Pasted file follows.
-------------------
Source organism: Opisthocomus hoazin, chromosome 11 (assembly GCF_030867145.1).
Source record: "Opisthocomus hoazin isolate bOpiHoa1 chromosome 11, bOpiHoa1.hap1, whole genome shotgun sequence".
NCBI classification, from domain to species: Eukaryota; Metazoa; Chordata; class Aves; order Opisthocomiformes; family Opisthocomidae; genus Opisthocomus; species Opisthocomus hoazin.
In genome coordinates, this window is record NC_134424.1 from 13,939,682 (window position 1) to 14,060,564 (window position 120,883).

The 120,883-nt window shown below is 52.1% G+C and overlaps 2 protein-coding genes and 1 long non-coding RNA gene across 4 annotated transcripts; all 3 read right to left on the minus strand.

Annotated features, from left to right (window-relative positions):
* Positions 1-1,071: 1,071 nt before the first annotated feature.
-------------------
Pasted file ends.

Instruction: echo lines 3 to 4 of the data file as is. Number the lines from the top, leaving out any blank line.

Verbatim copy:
NCBI classification, from domain to species: Eukaryota; Metazoa; Chordata; class Aves; order Opisthocomiformes; family Opisthocomidae; genus Opisthocomus; species Opisthocomus hoazin.
In genome coordinates, this window is record NC_134424.1 from 13,939,682 (window position 1) to 14,060,564 (window position 120,883).